We arrived just in time at Refugio Los Cuernos as the wind and rain really started to pick up. We were introduced to the cutest cabins but whenever the wind howled, the cabin would sound rickety. Once I set aside the mild possibility of the roof getting blown off (these things are built for this no?), I decided that this was my favourite accommodation.
It had its own fireplace which I later found out is quite the commodity, especially in refugios without heating. You can request for a fire to heat up the cabin just in time for bed time. My bed was directly below a skylight which had started to leak. Leaks set aside, my favourite moment when I randomly woke up at 3 or 4 AM in the morning and saw how clear the stars were. I tried really hard to stay awake like a kid past their bedtime to enjoy this but eventually my exhaustion took over.
Day 3: French Valley, Paine Grande
The guides had recognized how much slower I was than the rest of the group so we did a “shorter” hike, 15 km instead of the 18 km in the program. The point was that rather than killing myself to keep up, I would do a shorter hike to take it easy and enjoy myself. The rest of the group went to the Britanico Lookout point which is an extra 4 hours – apparently this is an amazing lookout point where you can see a panorama of the main features of the park such as the two horns, the back of the Las Torres tower, the French glacier and the rest of the French Valley from above.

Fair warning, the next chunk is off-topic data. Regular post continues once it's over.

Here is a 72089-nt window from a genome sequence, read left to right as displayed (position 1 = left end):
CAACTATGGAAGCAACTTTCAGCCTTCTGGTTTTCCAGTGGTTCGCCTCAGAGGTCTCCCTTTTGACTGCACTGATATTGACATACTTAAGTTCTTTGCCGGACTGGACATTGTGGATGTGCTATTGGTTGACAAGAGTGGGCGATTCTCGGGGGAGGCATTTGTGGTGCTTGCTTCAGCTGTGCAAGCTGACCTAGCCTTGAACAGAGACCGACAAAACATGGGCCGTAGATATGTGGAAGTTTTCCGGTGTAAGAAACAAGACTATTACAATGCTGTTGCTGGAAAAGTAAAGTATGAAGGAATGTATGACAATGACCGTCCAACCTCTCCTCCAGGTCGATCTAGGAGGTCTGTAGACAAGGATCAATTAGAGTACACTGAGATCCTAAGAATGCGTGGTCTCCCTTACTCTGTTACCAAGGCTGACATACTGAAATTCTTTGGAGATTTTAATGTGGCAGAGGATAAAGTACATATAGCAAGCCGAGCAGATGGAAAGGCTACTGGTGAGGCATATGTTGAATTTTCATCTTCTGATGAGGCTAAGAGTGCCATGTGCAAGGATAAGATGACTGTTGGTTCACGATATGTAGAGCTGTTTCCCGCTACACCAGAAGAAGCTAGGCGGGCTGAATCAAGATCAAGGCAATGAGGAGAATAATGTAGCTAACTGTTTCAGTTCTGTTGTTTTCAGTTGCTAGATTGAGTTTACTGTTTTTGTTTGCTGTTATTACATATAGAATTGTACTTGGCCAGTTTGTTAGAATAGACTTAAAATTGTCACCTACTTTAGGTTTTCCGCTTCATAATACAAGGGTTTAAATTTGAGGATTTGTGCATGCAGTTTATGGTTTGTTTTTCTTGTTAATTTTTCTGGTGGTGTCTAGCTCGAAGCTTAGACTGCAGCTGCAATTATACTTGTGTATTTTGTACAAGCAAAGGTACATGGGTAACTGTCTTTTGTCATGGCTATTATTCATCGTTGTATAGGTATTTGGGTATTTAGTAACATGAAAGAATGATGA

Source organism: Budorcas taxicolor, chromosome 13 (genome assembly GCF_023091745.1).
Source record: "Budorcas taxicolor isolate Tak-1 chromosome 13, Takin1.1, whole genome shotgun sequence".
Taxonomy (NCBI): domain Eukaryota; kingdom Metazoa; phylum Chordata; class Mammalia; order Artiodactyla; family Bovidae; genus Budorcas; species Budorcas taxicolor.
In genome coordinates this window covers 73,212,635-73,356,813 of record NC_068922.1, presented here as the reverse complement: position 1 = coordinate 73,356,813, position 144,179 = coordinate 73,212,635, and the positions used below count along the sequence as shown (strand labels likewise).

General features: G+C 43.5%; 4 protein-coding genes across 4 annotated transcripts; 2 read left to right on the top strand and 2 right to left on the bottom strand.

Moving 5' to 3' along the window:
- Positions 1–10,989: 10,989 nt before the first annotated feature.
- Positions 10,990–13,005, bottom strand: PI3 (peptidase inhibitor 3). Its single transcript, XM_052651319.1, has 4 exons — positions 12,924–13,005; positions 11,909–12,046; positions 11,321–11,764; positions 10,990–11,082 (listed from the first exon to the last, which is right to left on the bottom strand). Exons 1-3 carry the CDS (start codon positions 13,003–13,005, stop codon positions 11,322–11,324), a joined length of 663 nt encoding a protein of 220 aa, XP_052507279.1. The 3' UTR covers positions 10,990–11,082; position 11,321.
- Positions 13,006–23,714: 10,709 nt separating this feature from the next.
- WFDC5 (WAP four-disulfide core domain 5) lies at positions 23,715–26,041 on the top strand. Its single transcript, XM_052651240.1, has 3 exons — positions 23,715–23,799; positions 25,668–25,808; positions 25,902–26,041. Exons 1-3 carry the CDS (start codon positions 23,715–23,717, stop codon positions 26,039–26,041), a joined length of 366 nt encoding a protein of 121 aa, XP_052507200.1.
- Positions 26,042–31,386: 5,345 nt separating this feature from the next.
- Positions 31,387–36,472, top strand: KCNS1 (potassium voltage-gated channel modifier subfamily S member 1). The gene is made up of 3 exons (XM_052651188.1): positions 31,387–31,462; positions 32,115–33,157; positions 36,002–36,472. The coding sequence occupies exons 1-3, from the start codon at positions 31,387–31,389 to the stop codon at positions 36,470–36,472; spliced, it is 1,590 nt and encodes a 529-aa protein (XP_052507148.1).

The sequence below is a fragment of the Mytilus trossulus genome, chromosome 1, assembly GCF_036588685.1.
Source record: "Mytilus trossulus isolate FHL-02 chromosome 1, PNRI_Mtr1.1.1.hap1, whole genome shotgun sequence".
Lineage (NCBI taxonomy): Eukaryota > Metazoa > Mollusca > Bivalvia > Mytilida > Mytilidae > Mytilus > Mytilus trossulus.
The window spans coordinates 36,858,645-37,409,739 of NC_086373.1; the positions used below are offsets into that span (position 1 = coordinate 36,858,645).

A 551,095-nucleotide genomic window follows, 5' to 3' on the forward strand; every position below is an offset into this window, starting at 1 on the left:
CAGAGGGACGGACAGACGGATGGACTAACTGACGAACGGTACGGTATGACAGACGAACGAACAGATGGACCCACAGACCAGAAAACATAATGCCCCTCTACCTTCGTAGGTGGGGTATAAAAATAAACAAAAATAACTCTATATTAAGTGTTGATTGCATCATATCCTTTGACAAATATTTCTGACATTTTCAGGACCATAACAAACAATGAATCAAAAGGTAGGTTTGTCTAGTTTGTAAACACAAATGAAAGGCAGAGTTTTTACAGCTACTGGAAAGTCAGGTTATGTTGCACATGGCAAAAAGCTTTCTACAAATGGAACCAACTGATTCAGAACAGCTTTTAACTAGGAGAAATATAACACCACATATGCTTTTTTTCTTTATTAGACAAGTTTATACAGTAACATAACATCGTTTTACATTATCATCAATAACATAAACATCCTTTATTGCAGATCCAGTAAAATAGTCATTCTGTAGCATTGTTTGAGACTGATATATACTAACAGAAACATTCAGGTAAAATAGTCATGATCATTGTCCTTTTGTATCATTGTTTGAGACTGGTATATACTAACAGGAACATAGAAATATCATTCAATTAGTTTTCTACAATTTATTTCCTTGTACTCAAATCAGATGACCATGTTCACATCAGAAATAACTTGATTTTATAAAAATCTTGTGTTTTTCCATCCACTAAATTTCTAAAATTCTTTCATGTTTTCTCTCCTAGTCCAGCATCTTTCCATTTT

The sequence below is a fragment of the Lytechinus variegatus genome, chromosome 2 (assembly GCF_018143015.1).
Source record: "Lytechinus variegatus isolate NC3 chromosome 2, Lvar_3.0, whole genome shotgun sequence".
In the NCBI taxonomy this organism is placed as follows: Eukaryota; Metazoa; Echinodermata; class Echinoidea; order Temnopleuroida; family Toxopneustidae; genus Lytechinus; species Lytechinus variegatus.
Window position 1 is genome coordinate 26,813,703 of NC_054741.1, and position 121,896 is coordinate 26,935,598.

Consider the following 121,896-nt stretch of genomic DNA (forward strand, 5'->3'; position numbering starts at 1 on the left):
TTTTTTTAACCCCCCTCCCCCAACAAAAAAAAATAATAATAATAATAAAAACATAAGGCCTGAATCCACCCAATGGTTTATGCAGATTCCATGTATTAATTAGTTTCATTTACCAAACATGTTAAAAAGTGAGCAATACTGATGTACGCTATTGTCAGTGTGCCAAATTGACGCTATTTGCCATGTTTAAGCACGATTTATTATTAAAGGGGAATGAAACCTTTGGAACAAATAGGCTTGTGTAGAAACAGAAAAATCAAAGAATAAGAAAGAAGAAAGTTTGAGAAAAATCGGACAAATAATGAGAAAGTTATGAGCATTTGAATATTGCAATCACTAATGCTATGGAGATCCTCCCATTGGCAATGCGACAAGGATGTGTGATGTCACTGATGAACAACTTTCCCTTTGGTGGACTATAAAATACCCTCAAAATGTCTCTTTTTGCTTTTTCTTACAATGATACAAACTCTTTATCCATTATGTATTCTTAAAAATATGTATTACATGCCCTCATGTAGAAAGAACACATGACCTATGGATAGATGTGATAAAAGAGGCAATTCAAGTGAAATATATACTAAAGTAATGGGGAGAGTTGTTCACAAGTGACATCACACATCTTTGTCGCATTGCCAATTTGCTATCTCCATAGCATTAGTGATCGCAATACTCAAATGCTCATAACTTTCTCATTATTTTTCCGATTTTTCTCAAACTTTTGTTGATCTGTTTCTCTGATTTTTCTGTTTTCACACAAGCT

I was perfectly content with my lower lookout point, you just have to tilt your head a bit more to take in the sights. I’m not the tallest so I have had a lot of practice from looking up to talk to people. The craziest part was how we could hear small avalanches from the French Glacier – you would hear some sort of cracking sound and when you looked up, there would be a small puff of snow in the mountains.